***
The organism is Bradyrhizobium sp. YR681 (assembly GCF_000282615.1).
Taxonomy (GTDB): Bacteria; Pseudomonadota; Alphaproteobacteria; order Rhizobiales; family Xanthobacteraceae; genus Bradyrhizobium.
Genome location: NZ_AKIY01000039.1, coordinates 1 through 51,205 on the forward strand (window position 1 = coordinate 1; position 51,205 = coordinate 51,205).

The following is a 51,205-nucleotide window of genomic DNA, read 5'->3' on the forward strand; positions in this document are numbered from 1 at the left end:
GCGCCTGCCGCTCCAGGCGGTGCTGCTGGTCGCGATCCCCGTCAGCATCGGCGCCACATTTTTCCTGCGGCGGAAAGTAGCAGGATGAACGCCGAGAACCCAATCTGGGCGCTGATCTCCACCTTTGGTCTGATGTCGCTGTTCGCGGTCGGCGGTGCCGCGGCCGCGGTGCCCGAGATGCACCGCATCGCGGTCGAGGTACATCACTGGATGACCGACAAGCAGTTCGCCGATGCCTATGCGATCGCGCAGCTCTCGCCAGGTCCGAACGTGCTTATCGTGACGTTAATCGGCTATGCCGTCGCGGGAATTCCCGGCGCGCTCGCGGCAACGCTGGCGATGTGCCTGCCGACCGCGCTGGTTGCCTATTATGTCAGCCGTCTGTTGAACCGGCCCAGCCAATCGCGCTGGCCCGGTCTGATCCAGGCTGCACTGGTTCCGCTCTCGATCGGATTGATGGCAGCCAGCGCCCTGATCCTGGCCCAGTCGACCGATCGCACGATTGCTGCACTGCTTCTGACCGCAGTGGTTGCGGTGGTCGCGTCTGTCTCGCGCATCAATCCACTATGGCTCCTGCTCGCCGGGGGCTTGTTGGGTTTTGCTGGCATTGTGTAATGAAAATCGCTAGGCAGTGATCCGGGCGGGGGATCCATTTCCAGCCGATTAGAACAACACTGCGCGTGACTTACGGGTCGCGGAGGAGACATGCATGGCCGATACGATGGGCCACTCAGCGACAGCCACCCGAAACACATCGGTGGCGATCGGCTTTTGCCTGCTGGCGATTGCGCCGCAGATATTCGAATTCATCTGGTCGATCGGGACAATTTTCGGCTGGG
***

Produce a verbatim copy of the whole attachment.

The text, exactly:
The organism is Bradyrhizobium sp. YR681 (assembly GCF_000282615.1).
Taxonomy (GTDB): Bacteria; Pseudomonadota; Alphaproteobacteria; order Rhizobiales; family Xanthobacteraceae; genus Bradyrhizobium.
Genome location: NZ_AKIY01000039.1, coordinates 1 through 51,205 on the forward strand (window position 1 = coordinate 1; position 51,205 = coordinate 51,205).

The following is a 51,205-nucleotide window of genomic DNA, read 5'->3' on the forward strand; positions in this document are numbered from 1 at the left end:
GCGCCTGCCGCTCCAGGCGGTGCTGCTGGTCGCGATCCCCGTCAGCATCGGCGCCACATTTTTCCTGCGGCGGAAAGTAGCAGGATGAACGCCGAGAACCCAATCTGGGCGCTGATCTCCACCTTTGGTCTGATGTCGCTGTTCGCGGTCGGCGGTGCCGCGGCCGCGGTGCCCGAGATGCACCGCATCGCGGTCGAGGTACATCACTGGATGACCGACAAGCAGTTCGCCGATGCCTATGCGATCGCGCAGCTCTCGCCAGGTCCGAACGTGCTTATCGTGACGTTAATCGGCTATGCCGTCGCGGGAATTCCCGGCGCGCTCGCGGCAACGCTGGCGATGTGCCTGCCGACCGCGCTGGTTGCCTATTATGTCAGCCGTCTGTTGAACCGGCCCAGCCAATCGCGCTGGCCCGGTCTGATCCAGGCTGCACTGGTTCCGCTCTCGATCGGATTGATGGCAGCCAGCGCCCTGATCCTGGCCCAGTCGACCGATCGCACGATTGCTGCACTGCTTCTGACCGCAGTGGTTGCGGTGGTCGCGTCTGTCTCGCGCATCAATCCACTATGGCTCCTGCTCGCCGGGGGCTTGTTGGGTTTTGCTGGCATTGTGTAATGAAAATCGCTAGGCAGTGATCCGGGCGGGGGATCCATTTCCAGCCGATTAGAACAACACTGCGCGTGACTTACGGGTCGCGGAGGAGACATGCATGGCCGATACGATGGGCCACTCAGCGACAGCCACCCGAAACACATCGGTGGCGATCGGCTTTTGCCTGCTGGCGATTGCGCCGCAGATATTCGAATTCATCTGGTCGATCGGGACAATTTTCGGCTGGG